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Jesse Topley’s football career came to an end after he suffered a concussion playing for the Queen’s University team in September 2014. He doesn’t remember much of the circumstances surrounding the play, but the effects that it – and previous concussions – had persisted.
Topley is now a part of the Concussion Education Safety and Awareness Program (CESAP) that was founded by Queen’s students Allen Champagne and Chris Griffiths in 2016. Topley initially started a program called Beyond the Headache, teaching young athletes about the symptoms and protocol associated with concussions and telling his personal story.
“I’m 23 years old as opposed to a 50-year-old doctor talking to them and telling them what to do,” says Topley. “I’m better able to connect with these young athletes. We can deal with these things that are hard to talk about and make a connection with those who are in the same position.”
According to statistics from the Canadian Institute for Health Information, the number of emergency room visits for sports-related brain injuries has nearly doubled from 2010 to 2015 in Ontario and Alberta. From 2014-15, a total of 15, 215 reported emergency department visits were due to sports head injuries. Of those visits, 94 per cent were concussion related.
What makes concussions such a difficult injury to deal with?
One of the difficulties of diagnosing and treating concussions is that identifying a number of the symptoms is reliant on self-reports from the athlete.
“Most of the time, athletes won’t report concussion symptoms,” says Anand Balaji, a registered physiotherapist at the Algonquin location of Pro Physio and Sports Medicine Centres. “They want to get back in the game. It’s the responsibility of the coaches, they need to know when (the player) needs to stop.”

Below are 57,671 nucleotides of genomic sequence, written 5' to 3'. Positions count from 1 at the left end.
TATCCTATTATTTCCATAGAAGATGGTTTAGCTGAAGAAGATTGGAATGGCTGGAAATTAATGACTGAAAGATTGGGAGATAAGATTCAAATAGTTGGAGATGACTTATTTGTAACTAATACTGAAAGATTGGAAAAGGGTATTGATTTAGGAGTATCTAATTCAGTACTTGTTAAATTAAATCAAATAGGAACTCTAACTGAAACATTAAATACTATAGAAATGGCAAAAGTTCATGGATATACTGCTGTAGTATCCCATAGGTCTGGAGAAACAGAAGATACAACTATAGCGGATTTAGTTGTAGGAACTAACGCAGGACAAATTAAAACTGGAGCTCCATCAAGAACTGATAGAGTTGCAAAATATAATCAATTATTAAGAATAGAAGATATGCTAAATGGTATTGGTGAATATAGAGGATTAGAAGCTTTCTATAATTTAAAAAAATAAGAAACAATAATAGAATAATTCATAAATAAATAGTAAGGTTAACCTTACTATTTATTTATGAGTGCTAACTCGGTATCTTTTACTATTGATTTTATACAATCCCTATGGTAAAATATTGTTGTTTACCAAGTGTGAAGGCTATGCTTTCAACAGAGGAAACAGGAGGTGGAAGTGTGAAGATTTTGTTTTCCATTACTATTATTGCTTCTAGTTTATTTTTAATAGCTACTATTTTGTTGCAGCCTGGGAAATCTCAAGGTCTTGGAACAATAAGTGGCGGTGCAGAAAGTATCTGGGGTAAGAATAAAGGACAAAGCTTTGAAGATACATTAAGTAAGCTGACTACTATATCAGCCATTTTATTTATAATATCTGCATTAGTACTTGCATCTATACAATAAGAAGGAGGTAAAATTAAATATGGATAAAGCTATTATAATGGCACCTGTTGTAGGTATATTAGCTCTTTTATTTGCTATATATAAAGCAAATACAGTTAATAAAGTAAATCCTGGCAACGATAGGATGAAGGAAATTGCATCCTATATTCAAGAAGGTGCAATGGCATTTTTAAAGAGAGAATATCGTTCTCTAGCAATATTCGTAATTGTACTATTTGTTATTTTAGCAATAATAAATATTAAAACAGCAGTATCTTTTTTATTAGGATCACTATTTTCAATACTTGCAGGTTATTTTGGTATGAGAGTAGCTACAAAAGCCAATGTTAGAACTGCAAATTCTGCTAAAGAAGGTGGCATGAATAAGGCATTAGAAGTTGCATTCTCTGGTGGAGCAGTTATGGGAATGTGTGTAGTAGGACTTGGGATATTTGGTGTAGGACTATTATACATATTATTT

Topley has had first-hand experience of this “warrior mentality” in the football sphere.
“You’re supposed to play through the pain,” says Topley. “That’s what makes it tough for concussions and mental health. People can’t see the physical signs and symptoms that you’re hurting, so you’re expected to play through it.”
It’s an issue that numerous groups are now trying to address, through legislation, outreach programs and training. Many of these efforts target young athletes and look to engage the players, coaches, referees and parents. It’s a practical choice. More than 60 per cent of emergency SRBI patients were under the age of 25.
“Professional and college athletes have great access to resources to be taken care of,” says Champagne. “In youth sports, there’s a lot of volunteer coaches and trainers. Educating them, as well as the players, is important.”
The importance of education and awareness
Champagne’s CESAP initiative has reached over 2,000 kids from Brampton and Mississauga to Quebec City. The program offers clinics with educational sessions and on-the-field behaviour modification training that teaches techniques for playing the sport in the safest way possible.